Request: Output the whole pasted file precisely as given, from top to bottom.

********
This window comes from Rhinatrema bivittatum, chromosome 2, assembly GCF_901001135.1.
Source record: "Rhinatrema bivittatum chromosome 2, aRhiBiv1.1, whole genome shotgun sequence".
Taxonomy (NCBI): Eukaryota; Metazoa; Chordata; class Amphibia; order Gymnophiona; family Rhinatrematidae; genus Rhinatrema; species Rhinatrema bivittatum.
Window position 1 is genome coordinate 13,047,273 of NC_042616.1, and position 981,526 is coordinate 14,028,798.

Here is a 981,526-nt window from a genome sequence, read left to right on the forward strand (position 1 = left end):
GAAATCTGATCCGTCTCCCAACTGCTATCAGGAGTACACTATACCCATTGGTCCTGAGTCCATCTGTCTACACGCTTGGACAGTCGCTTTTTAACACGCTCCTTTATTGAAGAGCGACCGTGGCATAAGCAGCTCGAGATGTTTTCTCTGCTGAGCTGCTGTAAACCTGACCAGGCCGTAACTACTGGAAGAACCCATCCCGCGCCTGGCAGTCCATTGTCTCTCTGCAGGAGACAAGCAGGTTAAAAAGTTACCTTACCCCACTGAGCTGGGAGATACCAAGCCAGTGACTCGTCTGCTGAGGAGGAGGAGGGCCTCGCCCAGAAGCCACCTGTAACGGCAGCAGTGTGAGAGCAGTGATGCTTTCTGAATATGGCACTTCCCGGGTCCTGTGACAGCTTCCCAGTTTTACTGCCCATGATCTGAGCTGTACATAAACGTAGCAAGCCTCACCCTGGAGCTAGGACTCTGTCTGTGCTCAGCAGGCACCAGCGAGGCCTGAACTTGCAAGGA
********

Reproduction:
This window comes from Rhinatrema bivittatum, chromosome 2, assembly GCF_901001135.1.
Source record: "Rhinatrema bivittatum chromosome 2, aRhiBiv1.1, whole genome shotgun sequence".
Taxonomy (NCBI): Eukaryota; Metazoa; Chordata; class Amphibia; order Gymnophiona; family Rhinatrematidae; genus Rhinatrema; species Rhinatrema bivittatum.
Window position 1 is genome coordinate 13,047,273 of NC_042616.1, and position 981,526 is coordinate 14,028,798.

Here is a 981,526-nt window from a genome sequence, read left to right on the forward strand (position 1 = left end):
GAAATCTGATCCGTCTCCCAACTGCTATCAGGAGTACACTATACCCATTGGTCCTGAGTCCATCTGTCTACACGCTTGGACAGTCGCTTTTTAACACGCTCCTTTATTGAAGAGCGACCGTGGCATAAGCAGCTCGAGATGTTTTCTCTGCTGAGCTGCTGTAAACCTGACCAGGCCGTAACTACTGGAAGAACCCATCCCGCGCCTGGCAGTCCATTGTCTCTCTGCAGGAGACAAGCAGGTTAAAAAGTTACCTTACCCCACTGAGCTGGGAGATACCAAGCCAGTGACTCGTCTGCTGAGGAGGAGGAGGGCCTCGCCCAGAAGCCACCTGTAACGGCAGCAGTGTGAGAGCAGTGATGCTTTCTGAATATGGCACTTCCCGGGTCCTGTGACAGCTTCCCAGTTTTACTGCCCATGATCTGAGCTGTACATAAACGTAGCAAGCCTCACCCTGGAGCTAGGACTCTGTCTGTGCTCAGCAGGCACCAGCGAGGCCTGAACTTGCAAGGA